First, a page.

Do I Have to Sell the Family Home in a Divorce?
One of the biggest hurdles in finalizing a divorce is figuring out how to divide marital property. California is a community property state and requires that each spouse walk away from the marriage with an equal share of property and debts. Figuring out who gets what can be difficult. This is particularly true when couples share certain large assets. The family home is often at the center of debate and argument.
Since couples have to receive an equal share of marital assets (and debts), it can be tricky to figure out what to do with the family home. If you are thinking about getting a divorce it is important to be prepared to discuss the future of your house. You will have a few different options available to you.
Selling the Family Home
One option is to simply sell the family home and split the proceeds evenly between both spouses. This can make it easier to divide all marital assets equally. This can also help to minimize complications that may arise because of a mortgage or tax lien. Remember, both spouses share equally in debts and assets. If you owe money on the house or are subject to a lien, you’ll have to figure out how that responsibility will be shouldered after a divorce. Selling the home can help to sidestep these complicated issues.
Buying Out Your Spouse
There is nothing that says you have to sell your home to a stranger. Spouses can also agree to execute a private sale. One spouse simply buys out the other spouse’s interest in the property. With this arrangement, the buying spouse would have to refinance the home to make sure that the other spouse is removed from the deed.
Keeping the Home
Sometimes you will want to keep the home in your family no matter how difficult that may be. If this is what you want to do it will be important to work with an experienced Los Angeles family law attorney. The current value of your home will need to be assessed, as will the presence of any debts and liens. This is crucial to ensuring that both spouses receive an equal share of assets and shoulder an equal share of marital debts.
If you want to keep the house you will likely have to give up something else that you want, in return. Remember, unless you and your soon-to-be-ex must have a prenuptial agreement in place, you must get 50 percent of the community property.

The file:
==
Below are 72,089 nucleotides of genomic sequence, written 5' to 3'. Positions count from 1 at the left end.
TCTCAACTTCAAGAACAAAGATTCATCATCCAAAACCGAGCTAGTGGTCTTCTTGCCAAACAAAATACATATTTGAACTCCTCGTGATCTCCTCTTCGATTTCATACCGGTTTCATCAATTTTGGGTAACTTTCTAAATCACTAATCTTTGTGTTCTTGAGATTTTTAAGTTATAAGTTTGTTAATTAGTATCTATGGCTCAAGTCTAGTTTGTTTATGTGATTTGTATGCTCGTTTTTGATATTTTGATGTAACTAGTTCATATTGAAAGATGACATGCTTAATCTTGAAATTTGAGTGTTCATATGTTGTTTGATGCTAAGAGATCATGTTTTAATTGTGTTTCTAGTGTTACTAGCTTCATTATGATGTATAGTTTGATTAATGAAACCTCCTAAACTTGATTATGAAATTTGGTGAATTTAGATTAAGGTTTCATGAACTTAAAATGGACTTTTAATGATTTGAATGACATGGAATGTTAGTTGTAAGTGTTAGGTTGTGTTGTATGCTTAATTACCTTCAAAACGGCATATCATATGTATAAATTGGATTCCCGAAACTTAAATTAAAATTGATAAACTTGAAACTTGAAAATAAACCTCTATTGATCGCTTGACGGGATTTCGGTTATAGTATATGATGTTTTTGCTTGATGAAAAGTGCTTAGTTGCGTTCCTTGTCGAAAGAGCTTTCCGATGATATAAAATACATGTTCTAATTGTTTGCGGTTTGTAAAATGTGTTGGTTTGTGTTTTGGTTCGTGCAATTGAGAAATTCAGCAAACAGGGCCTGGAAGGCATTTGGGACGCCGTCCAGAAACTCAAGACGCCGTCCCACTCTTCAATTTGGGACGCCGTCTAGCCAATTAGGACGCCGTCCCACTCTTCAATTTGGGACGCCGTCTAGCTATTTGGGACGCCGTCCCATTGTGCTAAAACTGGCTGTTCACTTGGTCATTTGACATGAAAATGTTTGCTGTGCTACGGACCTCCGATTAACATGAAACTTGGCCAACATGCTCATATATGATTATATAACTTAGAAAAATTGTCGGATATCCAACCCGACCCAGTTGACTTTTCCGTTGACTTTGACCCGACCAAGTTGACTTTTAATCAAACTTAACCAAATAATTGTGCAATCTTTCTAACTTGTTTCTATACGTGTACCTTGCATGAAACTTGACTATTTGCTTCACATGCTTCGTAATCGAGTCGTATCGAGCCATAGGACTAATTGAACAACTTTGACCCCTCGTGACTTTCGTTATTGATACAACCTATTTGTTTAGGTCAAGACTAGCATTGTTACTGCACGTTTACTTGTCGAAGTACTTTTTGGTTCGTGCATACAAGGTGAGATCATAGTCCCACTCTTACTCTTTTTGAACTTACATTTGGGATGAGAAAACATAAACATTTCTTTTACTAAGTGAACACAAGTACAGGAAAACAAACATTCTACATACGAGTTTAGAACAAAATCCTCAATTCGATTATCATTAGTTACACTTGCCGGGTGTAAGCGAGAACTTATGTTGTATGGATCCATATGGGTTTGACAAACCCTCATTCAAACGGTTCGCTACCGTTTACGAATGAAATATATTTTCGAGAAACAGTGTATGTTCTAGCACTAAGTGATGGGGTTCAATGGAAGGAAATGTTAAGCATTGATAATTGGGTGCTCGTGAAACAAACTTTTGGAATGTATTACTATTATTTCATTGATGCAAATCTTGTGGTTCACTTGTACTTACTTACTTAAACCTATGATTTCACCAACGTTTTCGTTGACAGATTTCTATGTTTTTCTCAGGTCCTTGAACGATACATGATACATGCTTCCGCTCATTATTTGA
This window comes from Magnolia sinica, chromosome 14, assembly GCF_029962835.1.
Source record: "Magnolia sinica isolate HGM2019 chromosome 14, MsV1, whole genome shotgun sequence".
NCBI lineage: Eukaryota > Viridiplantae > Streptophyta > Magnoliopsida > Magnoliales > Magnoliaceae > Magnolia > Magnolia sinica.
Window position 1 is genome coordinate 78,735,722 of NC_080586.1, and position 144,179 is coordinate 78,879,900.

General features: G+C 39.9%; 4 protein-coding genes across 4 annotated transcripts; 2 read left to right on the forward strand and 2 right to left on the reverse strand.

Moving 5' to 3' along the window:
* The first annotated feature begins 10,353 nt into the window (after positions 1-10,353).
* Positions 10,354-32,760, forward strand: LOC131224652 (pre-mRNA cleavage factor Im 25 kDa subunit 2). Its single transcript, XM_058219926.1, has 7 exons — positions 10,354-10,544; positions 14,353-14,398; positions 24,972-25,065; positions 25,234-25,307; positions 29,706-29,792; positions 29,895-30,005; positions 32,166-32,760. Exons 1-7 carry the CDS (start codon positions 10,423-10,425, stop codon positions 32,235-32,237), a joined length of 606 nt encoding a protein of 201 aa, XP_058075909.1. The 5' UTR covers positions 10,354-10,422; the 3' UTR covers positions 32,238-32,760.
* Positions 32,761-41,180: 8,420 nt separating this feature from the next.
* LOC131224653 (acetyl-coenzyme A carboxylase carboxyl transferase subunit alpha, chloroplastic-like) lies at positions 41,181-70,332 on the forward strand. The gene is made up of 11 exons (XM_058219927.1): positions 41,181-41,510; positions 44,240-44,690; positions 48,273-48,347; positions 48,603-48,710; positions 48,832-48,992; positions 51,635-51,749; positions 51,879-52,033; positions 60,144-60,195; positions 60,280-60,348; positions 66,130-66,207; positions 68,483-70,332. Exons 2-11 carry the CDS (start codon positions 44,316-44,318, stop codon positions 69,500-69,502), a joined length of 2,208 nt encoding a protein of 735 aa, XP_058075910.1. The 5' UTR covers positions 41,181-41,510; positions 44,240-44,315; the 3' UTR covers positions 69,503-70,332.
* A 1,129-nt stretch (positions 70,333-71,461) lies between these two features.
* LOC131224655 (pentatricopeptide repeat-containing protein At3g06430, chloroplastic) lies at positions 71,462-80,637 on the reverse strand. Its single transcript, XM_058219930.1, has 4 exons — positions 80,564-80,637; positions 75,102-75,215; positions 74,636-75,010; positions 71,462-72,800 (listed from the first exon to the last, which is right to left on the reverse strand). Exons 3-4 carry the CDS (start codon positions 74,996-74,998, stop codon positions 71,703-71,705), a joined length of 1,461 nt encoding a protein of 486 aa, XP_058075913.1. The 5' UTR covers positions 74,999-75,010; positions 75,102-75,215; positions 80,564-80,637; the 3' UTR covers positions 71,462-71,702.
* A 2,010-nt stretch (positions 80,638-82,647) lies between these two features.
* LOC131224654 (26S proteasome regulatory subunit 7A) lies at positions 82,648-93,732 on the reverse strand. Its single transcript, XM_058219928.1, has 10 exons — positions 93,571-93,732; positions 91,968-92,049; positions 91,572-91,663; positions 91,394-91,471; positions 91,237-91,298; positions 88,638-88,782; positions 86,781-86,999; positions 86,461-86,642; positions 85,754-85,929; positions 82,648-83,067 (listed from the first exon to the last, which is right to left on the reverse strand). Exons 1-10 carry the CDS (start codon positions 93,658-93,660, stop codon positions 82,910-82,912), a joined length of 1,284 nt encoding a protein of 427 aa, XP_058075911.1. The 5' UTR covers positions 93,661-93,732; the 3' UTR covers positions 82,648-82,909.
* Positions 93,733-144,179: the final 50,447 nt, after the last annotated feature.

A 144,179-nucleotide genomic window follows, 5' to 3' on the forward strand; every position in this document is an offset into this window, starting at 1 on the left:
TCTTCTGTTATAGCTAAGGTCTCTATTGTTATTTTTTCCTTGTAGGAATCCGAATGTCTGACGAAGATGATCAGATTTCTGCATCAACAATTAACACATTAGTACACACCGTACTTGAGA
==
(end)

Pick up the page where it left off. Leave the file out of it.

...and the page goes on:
Let’s say your house is valued at $300,000 and you own in free and clear. If you want the house in the divorce, you’ll have to make sure that your spouse gets property (or assets) that are equal in value. This could mean giving up rights to retirement benefits, giving your spouse the keys to the family car, and handing over a significant amount of cash.
However, most couples today do not own their homes outright. Instead, most homes are subject to a mortgage lien. If you want to take the home, you can factor in the value of that debt into the equation. Let’s say you still owe $200,000 on your home. You could assume that debt and use it to offset the value of the home itself. As a result, you would only have to make sure that your spouse receives $100,000 in assets (or debt relief) in exchange.
Owning a home can also have certain tax benefits. These benefits can also be used as bargaining chips in a divorce. For example, If you want the home, you could also offer to give your spouse the right to claim a mortgage interest deduction for a period of time. It will be important to consult with an attorney before trying to negotiate any tax issues.
Get Help With Your Property Division
Dividing property can be a time-consuming and stressful process during a divorce. If you and your spouse cannot agree on how property should be divided, things can get even worse. Having an experienced Los Angeles family law attorney by your side during the process will help to ensure that your rights are protected. Call Berenji & Associates today to schedule a free case evaluation. We will fight to make sure that you get what you want out of your divorce.